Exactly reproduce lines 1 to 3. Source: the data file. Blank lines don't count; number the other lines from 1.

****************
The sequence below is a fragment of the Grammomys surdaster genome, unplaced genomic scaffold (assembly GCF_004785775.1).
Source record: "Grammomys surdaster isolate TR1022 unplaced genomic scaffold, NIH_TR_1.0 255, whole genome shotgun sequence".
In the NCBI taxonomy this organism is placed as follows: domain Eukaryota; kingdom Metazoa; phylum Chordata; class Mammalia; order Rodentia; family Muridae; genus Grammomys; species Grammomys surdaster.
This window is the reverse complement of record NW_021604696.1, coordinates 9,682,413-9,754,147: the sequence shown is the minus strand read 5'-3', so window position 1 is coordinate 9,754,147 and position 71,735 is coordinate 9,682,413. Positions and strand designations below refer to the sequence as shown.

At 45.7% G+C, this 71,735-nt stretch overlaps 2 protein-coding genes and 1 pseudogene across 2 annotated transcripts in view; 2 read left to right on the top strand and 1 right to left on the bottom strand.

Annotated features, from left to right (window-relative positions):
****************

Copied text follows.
The sequence below is a fragment of the Grammomys surdaster genome, unplaced genomic scaffold (assembly GCF_004785775.1).
Source record: "Grammomys surdaster isolate TR1022 unplaced genomic scaffold, NIH_TR_1.0 255, whole genome shotgun sequence".
In the NCBI taxonomy this organism is placed as follows: domain Eukaryota; kingdom Metazoa; phylum Chordata; class Mammalia; order Rodentia; family Muridae; genus Grammomys; species Grammomys surdaster.